Never underestimate the value of friendship

Miriam Nelson
News Editor

I’ve always had a wide circle of friends and am grateful for those who were in my life for only a brief period, as well as for the ones who have been lifelong friends.

I never really had much trouble making friends until I moved to the Twin Cities. I suppose it was the sheer size coupled with the fact that I never had the good fortune to work for stable companies the first decade I was there. I remember expecting the people I met to welcome me with open arms — who couldn’t use another friend?

What I failed to factor in was the fact that many of the people who lived there were natives and not transplants like me. They already had their circles of friends and rarely felt the need to expand those borders.

I would imagine that a great deal of my sense of community came from my parents, who were transplants to this area. Working at the “children’s home,” it was their job to make these kids feel welcome in what must have been strange and terrifying times for them. Many times, the children who came to live at Homme were there because one parent had died and the other had to work to support the family.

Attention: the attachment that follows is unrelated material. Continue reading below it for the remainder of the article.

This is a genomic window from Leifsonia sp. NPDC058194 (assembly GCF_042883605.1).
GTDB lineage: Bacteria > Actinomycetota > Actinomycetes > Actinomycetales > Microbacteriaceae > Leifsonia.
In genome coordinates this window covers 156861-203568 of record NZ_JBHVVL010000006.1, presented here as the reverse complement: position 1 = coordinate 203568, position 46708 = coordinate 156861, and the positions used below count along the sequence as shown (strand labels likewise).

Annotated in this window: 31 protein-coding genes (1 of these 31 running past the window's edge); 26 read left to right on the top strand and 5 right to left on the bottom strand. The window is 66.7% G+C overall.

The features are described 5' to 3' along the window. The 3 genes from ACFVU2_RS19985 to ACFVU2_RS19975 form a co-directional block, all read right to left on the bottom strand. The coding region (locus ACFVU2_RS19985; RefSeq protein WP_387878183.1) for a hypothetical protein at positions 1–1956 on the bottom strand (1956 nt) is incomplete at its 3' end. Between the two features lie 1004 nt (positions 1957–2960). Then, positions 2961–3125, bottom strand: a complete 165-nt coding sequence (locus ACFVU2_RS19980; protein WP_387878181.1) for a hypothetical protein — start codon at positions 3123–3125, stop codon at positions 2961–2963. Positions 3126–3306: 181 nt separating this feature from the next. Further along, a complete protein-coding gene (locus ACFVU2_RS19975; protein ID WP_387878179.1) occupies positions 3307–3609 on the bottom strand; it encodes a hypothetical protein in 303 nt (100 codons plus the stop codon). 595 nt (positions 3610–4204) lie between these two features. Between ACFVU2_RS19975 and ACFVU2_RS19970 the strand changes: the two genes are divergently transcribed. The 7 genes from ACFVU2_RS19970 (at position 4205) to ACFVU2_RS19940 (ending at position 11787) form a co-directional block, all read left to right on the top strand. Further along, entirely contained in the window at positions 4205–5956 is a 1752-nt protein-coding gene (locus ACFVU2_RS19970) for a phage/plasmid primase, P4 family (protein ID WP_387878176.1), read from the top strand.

Many times I’ve thought about what it must have been like for a single mother or father to entrust total strangers to the care of their family. It must have been a very strange feeling of trepidation and also relief. The bonus of having parents work in child care is that you got to witness compassion and understanding of the human condition on a daily basis.

I’m sure their work was not always easy, but I never really saw too much of that as they always kept any troubles at work. The payoff for them was certainly not financial, but their wealth in friendships was astounding.
Mom and Dad weren’t too much older than some of the families that stayed there. As the children left to create a lives and families of their own, they often stopped back to visit. Everyone was welcome at our home, and several became longtime friends.

There was one man who was particularly colorful in his expressions and exuberance for life. One Thanksgiving he stopped by the house to tell Mom and Dad of his latest adventure. He wasn’t an educated man, but he had a vast amount of interesting life experiences from his years in the trucking business.

As a young adult, home from college, I was fascinated listening to this man weave a tale that seemed, at times, highly unlikely. I learned a lot that day about meeting people where they are at. Mom and Dad never judged or argued with him. They just graciously let him tell his tales and were happy to set an extra place at the table for him.